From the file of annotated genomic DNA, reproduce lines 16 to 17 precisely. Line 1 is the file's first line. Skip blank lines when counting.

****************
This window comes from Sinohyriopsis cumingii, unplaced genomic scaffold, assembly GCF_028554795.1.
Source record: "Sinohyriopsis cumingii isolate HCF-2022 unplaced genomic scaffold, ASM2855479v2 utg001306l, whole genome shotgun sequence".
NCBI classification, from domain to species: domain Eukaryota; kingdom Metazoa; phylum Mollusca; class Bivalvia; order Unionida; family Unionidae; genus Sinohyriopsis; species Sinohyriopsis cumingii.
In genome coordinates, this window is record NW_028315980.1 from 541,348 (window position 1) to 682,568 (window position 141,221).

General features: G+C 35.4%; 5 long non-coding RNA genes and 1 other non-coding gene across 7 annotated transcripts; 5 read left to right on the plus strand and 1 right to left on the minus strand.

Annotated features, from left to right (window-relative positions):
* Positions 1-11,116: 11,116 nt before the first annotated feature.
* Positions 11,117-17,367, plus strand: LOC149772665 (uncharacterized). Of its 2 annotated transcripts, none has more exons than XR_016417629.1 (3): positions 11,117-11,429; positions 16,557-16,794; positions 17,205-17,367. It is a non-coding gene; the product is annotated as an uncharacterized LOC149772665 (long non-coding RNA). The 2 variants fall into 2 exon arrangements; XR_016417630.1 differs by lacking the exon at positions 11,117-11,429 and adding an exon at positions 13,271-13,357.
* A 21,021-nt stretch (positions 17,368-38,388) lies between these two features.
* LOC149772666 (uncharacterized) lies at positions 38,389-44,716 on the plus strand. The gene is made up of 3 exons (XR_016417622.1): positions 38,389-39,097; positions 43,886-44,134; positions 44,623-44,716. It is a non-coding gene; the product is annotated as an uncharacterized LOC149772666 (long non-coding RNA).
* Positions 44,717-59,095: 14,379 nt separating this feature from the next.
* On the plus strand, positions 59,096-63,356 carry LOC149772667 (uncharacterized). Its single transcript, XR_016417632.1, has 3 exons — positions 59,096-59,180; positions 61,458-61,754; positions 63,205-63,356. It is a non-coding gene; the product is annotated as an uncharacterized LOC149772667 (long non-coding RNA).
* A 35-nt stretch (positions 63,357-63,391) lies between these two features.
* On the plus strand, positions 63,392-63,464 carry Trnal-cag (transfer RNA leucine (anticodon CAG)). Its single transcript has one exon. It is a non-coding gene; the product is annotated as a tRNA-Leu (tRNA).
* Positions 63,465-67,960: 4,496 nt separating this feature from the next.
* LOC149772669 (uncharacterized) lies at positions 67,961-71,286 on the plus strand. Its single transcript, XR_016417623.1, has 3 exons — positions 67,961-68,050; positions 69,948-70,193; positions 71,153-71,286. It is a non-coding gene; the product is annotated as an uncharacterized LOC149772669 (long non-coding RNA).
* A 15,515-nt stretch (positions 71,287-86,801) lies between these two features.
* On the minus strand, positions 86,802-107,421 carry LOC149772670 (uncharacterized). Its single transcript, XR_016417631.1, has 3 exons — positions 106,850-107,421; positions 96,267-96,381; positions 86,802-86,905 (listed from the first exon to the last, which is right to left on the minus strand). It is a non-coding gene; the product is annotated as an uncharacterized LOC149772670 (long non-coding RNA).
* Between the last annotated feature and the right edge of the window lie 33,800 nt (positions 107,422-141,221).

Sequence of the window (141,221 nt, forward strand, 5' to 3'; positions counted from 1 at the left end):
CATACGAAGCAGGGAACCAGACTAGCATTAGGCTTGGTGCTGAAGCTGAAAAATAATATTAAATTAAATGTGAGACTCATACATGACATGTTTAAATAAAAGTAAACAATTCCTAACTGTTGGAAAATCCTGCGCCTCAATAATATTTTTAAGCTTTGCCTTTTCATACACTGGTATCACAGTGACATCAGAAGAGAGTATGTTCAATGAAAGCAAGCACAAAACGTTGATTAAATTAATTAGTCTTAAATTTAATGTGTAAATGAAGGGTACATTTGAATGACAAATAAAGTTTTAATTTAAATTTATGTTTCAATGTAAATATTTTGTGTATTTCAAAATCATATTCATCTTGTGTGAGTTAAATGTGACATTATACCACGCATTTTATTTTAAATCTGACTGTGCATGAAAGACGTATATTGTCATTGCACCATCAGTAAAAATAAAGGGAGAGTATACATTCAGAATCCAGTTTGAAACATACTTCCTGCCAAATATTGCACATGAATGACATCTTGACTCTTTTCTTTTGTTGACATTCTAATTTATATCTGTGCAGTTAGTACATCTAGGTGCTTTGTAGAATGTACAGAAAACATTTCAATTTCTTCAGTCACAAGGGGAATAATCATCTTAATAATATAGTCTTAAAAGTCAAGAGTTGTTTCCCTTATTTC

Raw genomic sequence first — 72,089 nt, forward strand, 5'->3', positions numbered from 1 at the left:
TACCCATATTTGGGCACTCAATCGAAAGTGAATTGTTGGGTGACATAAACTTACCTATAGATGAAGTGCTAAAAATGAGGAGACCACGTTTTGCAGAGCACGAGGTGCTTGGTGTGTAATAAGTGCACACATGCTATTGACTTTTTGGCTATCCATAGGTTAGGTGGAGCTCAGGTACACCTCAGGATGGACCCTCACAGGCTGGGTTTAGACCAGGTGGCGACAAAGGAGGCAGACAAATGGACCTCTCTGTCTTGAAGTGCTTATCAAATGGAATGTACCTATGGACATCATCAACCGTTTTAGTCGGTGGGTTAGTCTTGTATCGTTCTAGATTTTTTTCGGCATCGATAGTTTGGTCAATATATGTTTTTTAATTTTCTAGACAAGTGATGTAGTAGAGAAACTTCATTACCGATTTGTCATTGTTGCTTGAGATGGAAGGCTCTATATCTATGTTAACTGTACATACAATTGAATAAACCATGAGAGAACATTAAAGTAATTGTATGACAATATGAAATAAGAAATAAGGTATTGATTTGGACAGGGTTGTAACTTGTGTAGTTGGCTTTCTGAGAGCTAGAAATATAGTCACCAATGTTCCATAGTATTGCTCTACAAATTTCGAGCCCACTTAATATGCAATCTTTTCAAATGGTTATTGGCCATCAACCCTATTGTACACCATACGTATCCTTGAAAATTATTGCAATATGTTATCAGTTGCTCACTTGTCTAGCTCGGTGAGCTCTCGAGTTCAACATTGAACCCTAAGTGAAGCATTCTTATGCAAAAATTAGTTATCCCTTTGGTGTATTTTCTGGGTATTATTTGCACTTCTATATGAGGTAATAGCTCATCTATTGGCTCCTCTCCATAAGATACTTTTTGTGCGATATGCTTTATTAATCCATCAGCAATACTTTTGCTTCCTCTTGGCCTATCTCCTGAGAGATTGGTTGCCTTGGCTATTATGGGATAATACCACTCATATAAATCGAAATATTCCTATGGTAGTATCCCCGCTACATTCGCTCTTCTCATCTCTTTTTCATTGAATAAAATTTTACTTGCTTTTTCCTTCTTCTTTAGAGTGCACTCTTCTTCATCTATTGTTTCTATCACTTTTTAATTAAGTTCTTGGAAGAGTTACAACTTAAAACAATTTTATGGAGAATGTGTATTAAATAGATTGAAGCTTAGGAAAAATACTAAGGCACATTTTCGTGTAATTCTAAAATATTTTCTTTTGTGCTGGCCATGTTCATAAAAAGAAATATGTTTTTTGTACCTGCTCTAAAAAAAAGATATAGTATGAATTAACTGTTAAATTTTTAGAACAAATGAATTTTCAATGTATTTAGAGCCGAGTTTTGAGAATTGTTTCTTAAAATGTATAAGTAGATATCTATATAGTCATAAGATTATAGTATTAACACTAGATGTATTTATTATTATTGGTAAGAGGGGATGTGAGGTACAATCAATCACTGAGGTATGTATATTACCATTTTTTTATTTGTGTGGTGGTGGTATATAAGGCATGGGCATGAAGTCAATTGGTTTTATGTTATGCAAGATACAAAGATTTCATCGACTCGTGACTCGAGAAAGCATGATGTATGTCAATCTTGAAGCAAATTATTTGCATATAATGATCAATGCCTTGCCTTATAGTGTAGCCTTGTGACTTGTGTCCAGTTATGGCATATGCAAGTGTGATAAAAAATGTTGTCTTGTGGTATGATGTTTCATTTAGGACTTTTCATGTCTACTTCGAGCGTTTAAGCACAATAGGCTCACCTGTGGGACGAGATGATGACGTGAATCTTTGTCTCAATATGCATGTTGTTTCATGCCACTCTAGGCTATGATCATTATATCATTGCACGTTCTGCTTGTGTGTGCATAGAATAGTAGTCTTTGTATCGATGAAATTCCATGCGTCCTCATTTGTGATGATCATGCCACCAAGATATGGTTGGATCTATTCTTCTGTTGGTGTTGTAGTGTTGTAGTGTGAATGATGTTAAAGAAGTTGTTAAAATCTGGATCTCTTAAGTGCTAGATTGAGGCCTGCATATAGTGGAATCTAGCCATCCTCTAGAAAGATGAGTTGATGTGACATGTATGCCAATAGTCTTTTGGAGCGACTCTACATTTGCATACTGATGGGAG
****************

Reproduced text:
* LOC149772669 (uncharacterized) lies at positions 67,961-71,286 on the plus strand. Its single transcript, XR_016417623.1, has 3 exons — positions 67,961-68,050; positions 69,948-70,193; positions 71,153-71,286. It is a non-coding gene; the product is annotated as an uncharacterized LOC149772669 (long non-coding RNA).
* A 15,515-nt stretch (positions 71,287-86,801) lies between these two features.